Pattern yourself after LombardPosted by vp19 on 2012.04.22 at 07:59
Current mood: content
Before Carole Lombard gained renown for her acting, she already was admired for her fashion sense and ability to make virtually anything she wore look good, such as this nightgown. And speaking of nightgowns, a Hollywood Pattern for one with Lombard's picture on the package is now available through eBay.
This, among the first Hollywood Pattern packages to feature Carole, is for a small-sized nightgown, listed as "32-34" -- so if you have any thought of using this, you had best be slender (although I understand there are ways to resize patterns to make them more useful). On the package, it's described as "One piece nightgown. Neckline and armholes with ties on the shoulder are bound with novelty binding. Or a circular collar may finish the neck. Hemline is finished with binding or lace. Tied ribbon belt and patch pocket. Fabrics -- batiste, flat crepe, muslin, pongee, crepe de chine."
Don't let the tattered envelope deceive you. According to the seller, all the pattern pieces and the construction sheet are there.
For those of you into vintage fashion -- and if wandering through cyberspace is indicative, there are many of them -- this might be worth your interest. And there's nothing inherently outdated about its design.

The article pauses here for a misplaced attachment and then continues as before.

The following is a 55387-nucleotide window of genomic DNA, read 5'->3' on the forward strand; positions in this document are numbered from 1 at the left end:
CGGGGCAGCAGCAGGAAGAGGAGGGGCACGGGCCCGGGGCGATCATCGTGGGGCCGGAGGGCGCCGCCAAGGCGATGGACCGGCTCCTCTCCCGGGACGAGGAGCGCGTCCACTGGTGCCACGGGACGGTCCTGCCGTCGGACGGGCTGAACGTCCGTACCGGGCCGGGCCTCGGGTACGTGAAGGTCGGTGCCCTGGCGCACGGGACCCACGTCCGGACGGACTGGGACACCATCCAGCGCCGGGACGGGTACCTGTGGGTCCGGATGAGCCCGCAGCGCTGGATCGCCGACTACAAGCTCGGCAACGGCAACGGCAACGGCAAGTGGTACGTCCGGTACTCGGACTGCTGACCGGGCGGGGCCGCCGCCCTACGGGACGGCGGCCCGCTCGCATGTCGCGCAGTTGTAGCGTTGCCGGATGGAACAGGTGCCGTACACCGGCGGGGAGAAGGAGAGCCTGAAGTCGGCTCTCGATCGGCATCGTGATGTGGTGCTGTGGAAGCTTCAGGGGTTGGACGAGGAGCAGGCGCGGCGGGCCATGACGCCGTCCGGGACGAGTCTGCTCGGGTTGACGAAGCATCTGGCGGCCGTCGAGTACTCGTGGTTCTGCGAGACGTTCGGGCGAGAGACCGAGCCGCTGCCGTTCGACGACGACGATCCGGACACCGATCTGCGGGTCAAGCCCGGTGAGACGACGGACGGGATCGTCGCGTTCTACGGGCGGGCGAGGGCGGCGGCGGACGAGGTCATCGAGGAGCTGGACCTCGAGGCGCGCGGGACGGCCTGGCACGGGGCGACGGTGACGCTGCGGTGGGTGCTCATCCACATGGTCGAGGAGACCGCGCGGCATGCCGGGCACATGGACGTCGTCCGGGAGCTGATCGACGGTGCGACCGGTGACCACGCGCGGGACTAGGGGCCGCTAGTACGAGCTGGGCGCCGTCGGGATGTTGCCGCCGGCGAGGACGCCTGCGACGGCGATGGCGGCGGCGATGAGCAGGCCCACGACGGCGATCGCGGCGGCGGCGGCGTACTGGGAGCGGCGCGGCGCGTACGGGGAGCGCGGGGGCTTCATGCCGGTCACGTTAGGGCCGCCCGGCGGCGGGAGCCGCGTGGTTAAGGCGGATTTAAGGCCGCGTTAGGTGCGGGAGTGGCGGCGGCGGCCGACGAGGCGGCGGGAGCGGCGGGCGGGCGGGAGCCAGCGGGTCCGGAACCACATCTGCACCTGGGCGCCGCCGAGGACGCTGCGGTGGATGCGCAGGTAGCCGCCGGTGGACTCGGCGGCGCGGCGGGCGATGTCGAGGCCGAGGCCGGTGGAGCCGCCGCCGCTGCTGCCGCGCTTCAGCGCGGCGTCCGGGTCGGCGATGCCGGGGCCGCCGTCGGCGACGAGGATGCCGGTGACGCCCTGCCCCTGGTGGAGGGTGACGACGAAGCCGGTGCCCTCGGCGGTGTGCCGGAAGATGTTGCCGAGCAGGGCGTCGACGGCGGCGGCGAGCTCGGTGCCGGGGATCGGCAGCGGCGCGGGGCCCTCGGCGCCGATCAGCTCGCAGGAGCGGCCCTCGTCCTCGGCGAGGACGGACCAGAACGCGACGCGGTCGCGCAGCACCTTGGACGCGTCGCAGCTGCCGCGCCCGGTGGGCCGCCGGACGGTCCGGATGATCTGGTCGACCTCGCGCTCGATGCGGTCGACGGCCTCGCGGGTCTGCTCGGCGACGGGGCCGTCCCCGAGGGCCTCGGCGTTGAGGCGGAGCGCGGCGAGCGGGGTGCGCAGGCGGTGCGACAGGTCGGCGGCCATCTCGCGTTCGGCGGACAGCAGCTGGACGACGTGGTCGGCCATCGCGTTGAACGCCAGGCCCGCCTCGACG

This is a new addition to eBay, and as of this writing no one has put in a bid, which begins at $7.50. Bidding closes at 8:40 p.m. (Eastern) Saturday. Bid, or learn more, by visiting http://www.ebay.com/itm/Vintage-Hollywo
We'll also note two other things worth checking out on TV today and tomorrow. The wonderful TV Land sitcom "Hot In Cleveland" has a "catch-up" marathon of its latest season from 9 a.m. (Eastern) to 5:30 p.m. -- 10 episodes in all, with seven of them repeated beginning at 2 p.m. If you've never seen this sitcom, featuring the legendary Betty White (whose comedic skills remain remarkable at age 90) along with sitcom veterans (above Betty, from left) Jane Leeves, Valerie Bertinelli and Wendie Malick (she just turned 60!), what are you waiting for?
Getting back to classic movies, the silent side of Laurel and Hardy will be examined from 6 to 10 a.m. (Eastern) Monday when eight of their silent short films, from 1927 to 1929, will air. For many of us, it's difficult to picture Stan and Ollie without their distinctive, appropriate voices -- but they managed to be funny without them, and many of their fans actually prefer their silents. Two of my favorites are "Big Business" (1928) at 8:30, which builds and builds and builds on a gag, and "Double Whoopee" (1929) at 9, featuring a young Jean Harlow in a small but very memorable appearance, as the photo below indicates: